The Florida House this week passed House Bill 7089, an unnecessary piece of legislation that would purportedly restore voting rights to people with past felony convictions, but would actually create hurdles by requiring them to pay all their criminal fines and fees – even if they have been converted to civil liens – before they could get their voting rights restored.
The legislation that the House approved on Wednesday is a so-called “implementation bill” for Amendment 4, which Florida voters already approved in November. The amendment to Florida’s constitution restored the right to vote to about 1.4 million Floridians who had served their sentences for felony convictions, except for those who were convicted of murder or felony sex offenses.
Amendment 4 requires no legislation to be implemented. The constitutional amendment, approved by more than 64 percent of the voters, is self-implementing. This is a slap in the face to Floridians who made their voices clear when they voted to restore voting rights to more than 1.4 million formerly incarcerated Floridians.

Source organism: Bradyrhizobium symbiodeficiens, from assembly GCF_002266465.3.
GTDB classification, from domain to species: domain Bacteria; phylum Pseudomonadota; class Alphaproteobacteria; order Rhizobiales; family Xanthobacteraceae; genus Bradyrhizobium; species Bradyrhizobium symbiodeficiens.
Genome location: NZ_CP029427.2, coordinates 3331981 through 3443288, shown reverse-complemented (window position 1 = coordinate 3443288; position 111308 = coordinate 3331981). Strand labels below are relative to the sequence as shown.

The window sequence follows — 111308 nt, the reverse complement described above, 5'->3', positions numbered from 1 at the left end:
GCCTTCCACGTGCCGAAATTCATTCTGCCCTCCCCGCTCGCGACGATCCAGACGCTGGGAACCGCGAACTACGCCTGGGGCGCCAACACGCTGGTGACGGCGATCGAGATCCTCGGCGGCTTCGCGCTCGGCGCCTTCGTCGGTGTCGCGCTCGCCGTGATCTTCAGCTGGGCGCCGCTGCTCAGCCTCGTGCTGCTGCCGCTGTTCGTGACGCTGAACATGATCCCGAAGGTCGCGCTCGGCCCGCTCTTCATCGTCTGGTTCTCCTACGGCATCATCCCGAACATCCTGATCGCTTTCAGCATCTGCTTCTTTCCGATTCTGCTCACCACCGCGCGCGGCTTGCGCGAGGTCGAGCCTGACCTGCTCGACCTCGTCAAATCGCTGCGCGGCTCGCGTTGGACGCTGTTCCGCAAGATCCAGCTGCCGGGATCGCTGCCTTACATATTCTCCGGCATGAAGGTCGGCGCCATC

Under the proposed legislation, hundreds of thousands of people who have outstanding restitution, even if it has been converted to a civil lien, could be prevented from voting. The intent of the amendment was that only people who have not paid restitution imposed by a judge as part of their criminal sentence – and that has not been converted to a civil lien – would be prevented from voting.
The Florida Senate must reject this unnecessary legislation that goes against the will of the people. In the same election that voted in Gov. Ron DeSantis with roughly 4 million votes, more than 5.1 million people voted for Amendment 4.
If the Florida Legislature insists on disenfranchising people in a cynical political ploy, we hope the governor will respect the will of the voters and veto this legislation.
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